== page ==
Mis­ter Doc­tor: Janusz Kor­czak & the Orphans of the War­saw Ghetto

Irene Cohen-Jan­ca Mau­r­izio Quarel­lo, illus.
  • Review
By – December 9, 2015

This poignant, beau­ti­ful­ly illus­trat­ed book about the Holo­caust focus­es on the role of one man, Janusz Kor­czak. Not only did this man accom­pa­ny his orphaned charges when they were tak­en to the death cham­bers, but he also cre­at­ed a life for them before this final chap­ter in their lives.

One of the first peo­ple to rec­og­nize that chil­dren dur­ing the 30s were not minia­ture adults, Herr Dok­tor, as the chil­dren called him, cre­at­ed a secure and hope­ful life for chil­dren who were poor or orphaned. He told and wrote sto­ries for both adults and his charges. The key to his suc­cess was his respect, patience and love for these inno­cents. With­in the orphan­age, he cre­at­ed a Repub­lic” where a twen­ty-mem­ber Par­lia­ment” and a Court” run by its inhab­i­tants func­tioned to take the prob­lems of the chil­dren seri­ous­ly. He also had a let­ter­box for writ­ing down feel­ings when it was hard to talk,” an orphan­age news­pa­per, a men­tor­ing sys­tem in which an old­er child would guide a younger one, and mem­o­ry cards.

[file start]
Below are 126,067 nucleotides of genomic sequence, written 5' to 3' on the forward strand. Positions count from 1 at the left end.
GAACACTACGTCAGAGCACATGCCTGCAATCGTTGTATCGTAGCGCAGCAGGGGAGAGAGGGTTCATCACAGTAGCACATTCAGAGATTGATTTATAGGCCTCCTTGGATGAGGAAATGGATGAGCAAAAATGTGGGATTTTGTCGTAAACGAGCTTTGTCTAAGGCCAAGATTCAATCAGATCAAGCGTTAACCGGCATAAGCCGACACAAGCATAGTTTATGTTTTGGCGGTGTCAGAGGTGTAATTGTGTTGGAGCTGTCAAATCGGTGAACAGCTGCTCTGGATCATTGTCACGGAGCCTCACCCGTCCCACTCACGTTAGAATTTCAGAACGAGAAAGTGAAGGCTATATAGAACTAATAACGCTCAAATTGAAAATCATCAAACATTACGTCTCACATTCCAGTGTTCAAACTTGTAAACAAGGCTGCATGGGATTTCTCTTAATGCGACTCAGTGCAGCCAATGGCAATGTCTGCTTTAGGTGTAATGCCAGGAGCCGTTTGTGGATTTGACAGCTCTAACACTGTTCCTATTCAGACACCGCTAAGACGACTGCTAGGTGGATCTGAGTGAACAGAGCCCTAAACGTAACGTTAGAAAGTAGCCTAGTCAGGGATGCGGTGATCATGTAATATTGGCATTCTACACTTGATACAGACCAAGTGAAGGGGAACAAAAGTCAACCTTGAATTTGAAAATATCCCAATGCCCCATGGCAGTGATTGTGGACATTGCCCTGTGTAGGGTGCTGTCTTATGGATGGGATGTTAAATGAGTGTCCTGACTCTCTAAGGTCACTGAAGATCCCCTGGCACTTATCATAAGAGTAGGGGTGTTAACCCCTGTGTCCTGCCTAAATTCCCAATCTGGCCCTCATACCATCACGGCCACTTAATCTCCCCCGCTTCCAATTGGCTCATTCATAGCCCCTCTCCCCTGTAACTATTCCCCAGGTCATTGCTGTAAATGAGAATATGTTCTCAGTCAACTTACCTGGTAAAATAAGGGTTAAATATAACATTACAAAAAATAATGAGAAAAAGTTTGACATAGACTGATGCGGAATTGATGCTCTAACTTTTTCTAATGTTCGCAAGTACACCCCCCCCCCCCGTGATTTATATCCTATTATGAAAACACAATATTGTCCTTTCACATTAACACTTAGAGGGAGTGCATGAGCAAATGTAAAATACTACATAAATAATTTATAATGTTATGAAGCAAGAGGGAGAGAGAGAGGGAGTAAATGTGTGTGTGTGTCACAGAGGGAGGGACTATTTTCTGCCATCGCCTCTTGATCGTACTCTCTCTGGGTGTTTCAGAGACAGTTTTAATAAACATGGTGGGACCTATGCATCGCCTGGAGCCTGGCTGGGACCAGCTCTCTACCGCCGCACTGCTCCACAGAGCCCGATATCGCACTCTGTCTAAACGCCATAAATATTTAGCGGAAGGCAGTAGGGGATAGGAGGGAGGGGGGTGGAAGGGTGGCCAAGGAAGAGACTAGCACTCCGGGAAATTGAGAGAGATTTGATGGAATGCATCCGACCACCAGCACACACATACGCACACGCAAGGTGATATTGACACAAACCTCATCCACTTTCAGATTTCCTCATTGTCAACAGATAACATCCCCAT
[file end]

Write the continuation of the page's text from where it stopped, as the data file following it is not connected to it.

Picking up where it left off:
The day that the orphan­age was closed and he and the chil­dren were sent to the oth­er side” (the Ghet­to), Mis­ter Doc­tor became infu­ri­at­ed that a cart of pota­toes he was tak­ing along was con­fis­cat­ed by a Ger­man sol­dier. Think­ing he could get it back, he went dressed in his Pol­ish soldier’s uni­form to the Nazi head­quar­ters. Once they dis­cov­ered that he was Jew­ish, he was impris­oned. He remained in Paw­iak Prison for a month before return­ing to the chil­dren. Life in the Ghet­to was harsh. There was lit­tle food and many were sick. How­ev­er, Mis­ter Doc­tor encour­aged the chil­dren to keep a diary, as he did. Even though school was for­bid­den, the chil­dren were taught Hebrew, giv­en lec­tures, and the chil­dren put on plays. When the chil­dren were round­ed up for their last pro­ces­sion to the trains to Tre­blin­ka, it was Mis­ter Doc­tor who was at the head of the line, a child on each hand.”

Emo­tion­al­ly evoca­tive and haunt­ing illus­tra­tions enhance this beau­ti­ful book, which also includes bio­graph­i­cal data about Janusz Kor­czak, sug­ges­tions for fur­ther read­ing, a list of books authored by Kor­czak, resources for par­ents and teach­ers, and a relat­ed inter­net link.

Rec­om­mend­ed for ages 9 – 13.

Marge Kaplan is a retired Eng­lish as a Sec­ond Lan­guage teacher. She is a con­sul­tant for the children’s lit­er­a­ture group for the Roseville, MN school sys­tem and is a sto­ry­teller of Jew­ish tales.

Discussion Questions